It's also sad because not long after he made the demo, he was demolished.
John loved New York City. He wanted to live in America, land of the free. America believes in the freedom to bear arms, sell guns to just about anyone, and New York doesn't have a death penalty no matter what the murderer did.
Is it possible to listen to that song and not feel the deep irony of John, 40 years old, NOT growing old with Yoko? With us? Not being around the way Bob Dylan is, or Leonard Cohen, or Elton John or Paul McCartney?
It's a tribute to John that this is one of the most-covered of his comeback era songs. And who is the most prominent performer with a version of it? Glen Campbell, who sang it after his Alzheimer's diagnosis. It's pretty wrenching to hear a guy singing about growing old...when he knows he's also going to grow addled, and his wife could be living with a guy who has no idea who she is, and vice versa.
Flip Wilson once said that the cost of living is going up, and the chance of living's going down.
"Grow Old Along With Me," if you can avoid a bullet, some other act of violence, AIDS, Ebola, Alzheimer's, Parkinson's....
Here in October, Campbell has just released his final recording and video. It's "I'm Not Gonna Miss you." One critic, Ed Masley, reviewed it with many a reference to John Lennon:
"A gospel-flavored piano intro echoing John Lennon's "Isolation" is met by ethereal, Beatlesque harmonies before the country crooner takes the spotlight, candidly addressing what he's going through with "I'm still here but yet I'm gone / I don't play guitar or sing my songs / It never defined who I am / The man who loved you 'til the end." Now addressing his wife, he sings, "You're the last person I will love / You're the last face I will recall / And best of all / I'm not gonna miss you." Then he hits you with the sort of slide guitar part George Harrison might have added to a Lennon record."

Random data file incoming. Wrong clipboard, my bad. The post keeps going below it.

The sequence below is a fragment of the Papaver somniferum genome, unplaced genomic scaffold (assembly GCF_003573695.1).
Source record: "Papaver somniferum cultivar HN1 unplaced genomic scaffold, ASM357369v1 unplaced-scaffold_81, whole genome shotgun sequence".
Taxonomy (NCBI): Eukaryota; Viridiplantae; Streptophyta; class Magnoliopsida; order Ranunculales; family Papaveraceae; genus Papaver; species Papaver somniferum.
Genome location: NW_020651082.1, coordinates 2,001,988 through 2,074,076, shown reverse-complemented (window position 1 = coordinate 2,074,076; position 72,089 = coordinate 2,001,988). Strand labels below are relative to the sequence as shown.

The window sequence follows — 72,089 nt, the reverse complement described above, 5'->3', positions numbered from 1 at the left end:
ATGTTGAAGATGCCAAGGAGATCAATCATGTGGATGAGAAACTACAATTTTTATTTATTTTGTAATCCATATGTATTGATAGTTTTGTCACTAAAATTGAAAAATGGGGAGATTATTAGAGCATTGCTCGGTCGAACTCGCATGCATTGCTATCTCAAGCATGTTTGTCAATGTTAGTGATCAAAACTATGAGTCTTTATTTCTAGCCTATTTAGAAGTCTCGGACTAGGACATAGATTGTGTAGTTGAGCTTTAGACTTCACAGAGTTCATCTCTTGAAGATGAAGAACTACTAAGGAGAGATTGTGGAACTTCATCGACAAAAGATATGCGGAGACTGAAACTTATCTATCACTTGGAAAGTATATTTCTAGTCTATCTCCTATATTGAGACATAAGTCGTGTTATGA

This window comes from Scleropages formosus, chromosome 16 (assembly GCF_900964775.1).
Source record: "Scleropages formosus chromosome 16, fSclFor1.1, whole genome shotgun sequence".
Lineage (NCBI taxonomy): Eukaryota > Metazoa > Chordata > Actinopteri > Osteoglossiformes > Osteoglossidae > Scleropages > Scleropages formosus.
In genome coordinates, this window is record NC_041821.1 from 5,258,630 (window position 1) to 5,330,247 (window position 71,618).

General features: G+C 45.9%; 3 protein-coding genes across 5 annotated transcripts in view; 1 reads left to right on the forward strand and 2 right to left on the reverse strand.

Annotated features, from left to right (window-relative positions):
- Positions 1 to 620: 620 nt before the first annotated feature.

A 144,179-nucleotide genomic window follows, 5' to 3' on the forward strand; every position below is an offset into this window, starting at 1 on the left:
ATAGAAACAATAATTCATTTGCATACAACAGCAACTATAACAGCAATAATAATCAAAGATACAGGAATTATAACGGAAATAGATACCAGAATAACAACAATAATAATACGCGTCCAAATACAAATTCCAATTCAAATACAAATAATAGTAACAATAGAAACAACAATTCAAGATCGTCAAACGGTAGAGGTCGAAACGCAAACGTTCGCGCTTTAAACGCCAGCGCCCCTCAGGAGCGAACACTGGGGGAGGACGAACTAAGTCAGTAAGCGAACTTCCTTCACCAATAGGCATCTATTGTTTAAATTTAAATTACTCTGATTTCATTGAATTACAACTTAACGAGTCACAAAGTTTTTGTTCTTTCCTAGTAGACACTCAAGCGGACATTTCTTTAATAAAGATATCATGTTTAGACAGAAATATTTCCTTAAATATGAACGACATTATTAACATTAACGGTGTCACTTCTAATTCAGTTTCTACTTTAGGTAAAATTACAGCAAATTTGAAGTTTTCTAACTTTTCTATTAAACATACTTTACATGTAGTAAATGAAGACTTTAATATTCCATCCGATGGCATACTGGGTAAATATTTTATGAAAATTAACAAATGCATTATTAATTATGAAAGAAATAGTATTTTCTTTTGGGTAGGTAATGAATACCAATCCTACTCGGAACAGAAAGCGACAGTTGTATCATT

Quite so. But the video directed by James Keach is more like Johnny Cash's "Hurt," with clips of the young man and close-ups of the puffy, battered face of a man grown old.
You can find that one on YouTube via Glen's own channel (a few pennies in royalties do go to him for a certain amount of plays). As for the older "Grow Old Along With Me," that's below.
John Lennon cover version by Glen Campbell